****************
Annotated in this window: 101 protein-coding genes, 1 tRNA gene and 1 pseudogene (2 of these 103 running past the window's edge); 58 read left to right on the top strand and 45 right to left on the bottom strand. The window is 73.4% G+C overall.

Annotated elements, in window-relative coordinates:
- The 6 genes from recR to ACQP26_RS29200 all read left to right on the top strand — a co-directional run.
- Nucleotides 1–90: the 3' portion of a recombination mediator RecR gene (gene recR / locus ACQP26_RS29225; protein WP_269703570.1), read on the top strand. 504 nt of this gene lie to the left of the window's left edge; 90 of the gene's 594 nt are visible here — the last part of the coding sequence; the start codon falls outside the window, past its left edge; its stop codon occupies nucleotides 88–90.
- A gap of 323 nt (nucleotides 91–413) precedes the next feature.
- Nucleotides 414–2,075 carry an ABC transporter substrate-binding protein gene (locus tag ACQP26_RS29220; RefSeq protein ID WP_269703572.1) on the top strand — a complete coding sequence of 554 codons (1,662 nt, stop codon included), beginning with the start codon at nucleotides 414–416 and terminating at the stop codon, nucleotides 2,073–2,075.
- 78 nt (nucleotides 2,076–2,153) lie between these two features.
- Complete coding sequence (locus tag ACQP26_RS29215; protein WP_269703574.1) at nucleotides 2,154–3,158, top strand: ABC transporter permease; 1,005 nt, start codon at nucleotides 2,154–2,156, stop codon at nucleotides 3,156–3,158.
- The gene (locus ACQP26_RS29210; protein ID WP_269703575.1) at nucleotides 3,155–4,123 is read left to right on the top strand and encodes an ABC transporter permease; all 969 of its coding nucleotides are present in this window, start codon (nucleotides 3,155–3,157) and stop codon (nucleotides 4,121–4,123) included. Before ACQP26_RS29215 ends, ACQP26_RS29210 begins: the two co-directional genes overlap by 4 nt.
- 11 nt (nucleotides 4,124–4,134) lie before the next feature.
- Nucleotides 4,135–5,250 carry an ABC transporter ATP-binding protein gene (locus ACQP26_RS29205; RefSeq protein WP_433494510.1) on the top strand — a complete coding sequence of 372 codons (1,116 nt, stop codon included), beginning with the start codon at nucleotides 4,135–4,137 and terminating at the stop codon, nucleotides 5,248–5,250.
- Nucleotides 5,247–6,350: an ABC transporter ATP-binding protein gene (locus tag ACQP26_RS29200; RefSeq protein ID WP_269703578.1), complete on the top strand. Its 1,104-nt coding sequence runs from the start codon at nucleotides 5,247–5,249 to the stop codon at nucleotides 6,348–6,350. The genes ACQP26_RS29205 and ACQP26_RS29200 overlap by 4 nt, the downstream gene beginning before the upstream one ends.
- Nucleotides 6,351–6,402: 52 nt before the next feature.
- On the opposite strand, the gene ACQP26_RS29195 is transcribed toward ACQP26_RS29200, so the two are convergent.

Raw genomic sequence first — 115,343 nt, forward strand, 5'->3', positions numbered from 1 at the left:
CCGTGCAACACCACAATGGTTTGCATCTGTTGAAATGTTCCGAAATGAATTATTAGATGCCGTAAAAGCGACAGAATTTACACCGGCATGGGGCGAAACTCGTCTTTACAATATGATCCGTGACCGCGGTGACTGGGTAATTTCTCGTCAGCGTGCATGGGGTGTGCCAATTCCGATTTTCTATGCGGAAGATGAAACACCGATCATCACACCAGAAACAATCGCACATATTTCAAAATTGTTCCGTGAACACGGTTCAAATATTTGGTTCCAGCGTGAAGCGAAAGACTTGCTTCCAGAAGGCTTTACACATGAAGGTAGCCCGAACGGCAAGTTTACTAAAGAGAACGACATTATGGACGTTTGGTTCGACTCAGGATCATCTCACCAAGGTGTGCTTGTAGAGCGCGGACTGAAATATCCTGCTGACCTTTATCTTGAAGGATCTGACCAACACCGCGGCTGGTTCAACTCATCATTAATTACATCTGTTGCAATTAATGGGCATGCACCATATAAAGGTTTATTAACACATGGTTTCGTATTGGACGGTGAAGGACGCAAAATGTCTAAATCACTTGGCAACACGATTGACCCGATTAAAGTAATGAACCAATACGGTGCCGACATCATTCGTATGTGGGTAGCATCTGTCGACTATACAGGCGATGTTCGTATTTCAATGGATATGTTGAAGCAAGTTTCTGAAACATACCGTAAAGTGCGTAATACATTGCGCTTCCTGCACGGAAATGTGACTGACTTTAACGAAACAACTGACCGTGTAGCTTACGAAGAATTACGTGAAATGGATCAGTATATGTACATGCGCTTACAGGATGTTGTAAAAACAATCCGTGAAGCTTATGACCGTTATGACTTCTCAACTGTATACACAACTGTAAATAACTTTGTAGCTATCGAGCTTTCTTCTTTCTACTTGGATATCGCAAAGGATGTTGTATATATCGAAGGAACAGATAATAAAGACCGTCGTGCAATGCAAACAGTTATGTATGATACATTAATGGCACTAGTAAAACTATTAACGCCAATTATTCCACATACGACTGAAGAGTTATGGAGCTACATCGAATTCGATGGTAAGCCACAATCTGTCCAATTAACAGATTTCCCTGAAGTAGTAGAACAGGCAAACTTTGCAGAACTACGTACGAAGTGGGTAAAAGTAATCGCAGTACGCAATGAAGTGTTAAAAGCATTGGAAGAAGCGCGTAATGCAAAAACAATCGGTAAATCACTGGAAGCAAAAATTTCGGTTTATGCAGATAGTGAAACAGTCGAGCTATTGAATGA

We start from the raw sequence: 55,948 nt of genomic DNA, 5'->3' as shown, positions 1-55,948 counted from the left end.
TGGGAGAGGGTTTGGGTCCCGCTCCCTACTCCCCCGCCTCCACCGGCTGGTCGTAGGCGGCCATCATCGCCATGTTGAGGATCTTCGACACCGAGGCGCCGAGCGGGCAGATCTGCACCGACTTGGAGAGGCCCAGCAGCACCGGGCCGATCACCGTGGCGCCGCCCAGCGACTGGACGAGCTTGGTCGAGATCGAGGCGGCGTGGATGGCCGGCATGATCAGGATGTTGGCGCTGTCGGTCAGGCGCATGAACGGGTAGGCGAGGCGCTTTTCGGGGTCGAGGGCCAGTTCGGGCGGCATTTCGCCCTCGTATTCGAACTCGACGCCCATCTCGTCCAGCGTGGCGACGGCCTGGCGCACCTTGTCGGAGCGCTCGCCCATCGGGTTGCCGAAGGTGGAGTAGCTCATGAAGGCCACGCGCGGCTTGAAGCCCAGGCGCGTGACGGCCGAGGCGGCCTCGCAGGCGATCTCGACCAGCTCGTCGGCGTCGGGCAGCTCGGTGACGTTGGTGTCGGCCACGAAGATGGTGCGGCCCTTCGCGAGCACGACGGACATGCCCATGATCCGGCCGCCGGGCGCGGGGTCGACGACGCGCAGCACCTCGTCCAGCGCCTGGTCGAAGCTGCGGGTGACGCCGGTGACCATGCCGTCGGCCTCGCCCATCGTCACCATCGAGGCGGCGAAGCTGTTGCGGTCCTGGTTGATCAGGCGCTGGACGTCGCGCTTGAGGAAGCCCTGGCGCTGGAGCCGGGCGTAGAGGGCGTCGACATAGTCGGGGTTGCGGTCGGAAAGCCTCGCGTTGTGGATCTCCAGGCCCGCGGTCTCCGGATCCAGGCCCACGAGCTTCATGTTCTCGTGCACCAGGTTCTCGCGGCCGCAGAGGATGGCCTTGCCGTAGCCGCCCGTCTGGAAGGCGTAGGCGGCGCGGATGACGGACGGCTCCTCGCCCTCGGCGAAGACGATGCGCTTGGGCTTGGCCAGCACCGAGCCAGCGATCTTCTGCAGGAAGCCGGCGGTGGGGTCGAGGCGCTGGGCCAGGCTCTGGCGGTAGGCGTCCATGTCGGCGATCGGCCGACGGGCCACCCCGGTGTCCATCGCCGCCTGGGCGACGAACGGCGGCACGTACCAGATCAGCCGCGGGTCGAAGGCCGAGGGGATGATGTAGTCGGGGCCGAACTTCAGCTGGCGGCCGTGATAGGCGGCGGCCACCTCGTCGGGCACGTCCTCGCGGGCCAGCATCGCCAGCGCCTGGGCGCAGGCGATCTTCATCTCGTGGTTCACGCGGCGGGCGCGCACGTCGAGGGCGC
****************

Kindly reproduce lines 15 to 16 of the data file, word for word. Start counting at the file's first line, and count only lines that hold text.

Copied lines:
Raw genomic sequence first — 115,343 nt, forward strand, 5'->3', positions numbered from 1 at the left:
CCGTGCAACACCACAATGGTTTGCATCTGTTGAAATGTTCCGAAATGAATTATTAGATGCCGTAAAAGCGACAGAATTTACACCGGCATGGGGCGAAACTCGTCTTTACAATATGATCCGTGACCGCGGTGACTGGGTAATTTCTCGTCAGCGTGCATGGGGTGTGCCAATTCCGATTTTCTATGCGGAAGATGAAACACCGATCATCACACCAGAAACAATCGCACATATTTCAAAATTGTTCCGTGAACACGGTTCAAATATTTGGTTCCAGCGTGAAGCGAAAGACTTGCTTCCAGAAGGCTTTACACATGAAGGTAGCCCGAACGGCAAGTTTACTAAAGAGAACGACATTATGGACGTTTGGTTCGACTCAGGATCATCTCACCAAGGTGTGCTTGTAGAGCGCGGACTGAAATATCCTGCTGACCTTTATCTTGAAGGATCTGACCAACACCGCGGCTGGTTCAACTCATCATTAATTACATCTGTTGCAATTAATGGGCATGCACCATATAAAGGTTTATTAACACATGGTTTCGTATTGGACGGTGAAGGACGCAAAATGTCTAAATCACTTGGCAACACGATTGACCCGATTAAAGTAATGAACCAATACGGTGCCGACATCATTCGTATGTGGGTAGCATCTGTCGACTATACAGGCGATGTTCGTATTTCAATGGATATGTTGAAGCAAGTTTCTGAAACATACCGTAAAGTGCGTAATACATTGCGCTTCCTGCACGGAAATGTGACTGACTTTAACGAAACAACTGACCGTGTAGCTTACGAAGAATTACGTGAAATGGATCAGTATATGTACATGCGCTTACAGGATGTTGTAAAAACAATCCGTGAAGCTTATGACCGTTATGACTTCTCAACTGTATACACAACTGTAAATAACTTTGTAGCTATCGAGCTTTCTTCTTTCTACTTGGATATCGCAAAGGATGTTGTATATATCGAAGGAACAGATAATAAAGACCGTCGTGCAATGCAAACAGTTATGTATGATACATTAATGGCACTAGTAAAACTATTAACGCCAATTATTCCACATACGACTGAAGAGTTATGGAGCTACATCGAATTCGATGGTAAGCCACAATCTGTCCAATTAACAGATTTCCCTGAAGTAGTAGAACAGGCAAACTTTGCAGAACTACGTACGAAGTGGGTAAAAGTAATCGCAGTACGCAATGAAGTGTTAAAAGCATTGGAAGAAGCGCGTAATGCAAAAACAATCGGTAAATCACTGGAAGCAAAAATTTCGGTTTATGCAGATAGTGAAACAGTCGAGCTATTGAATGA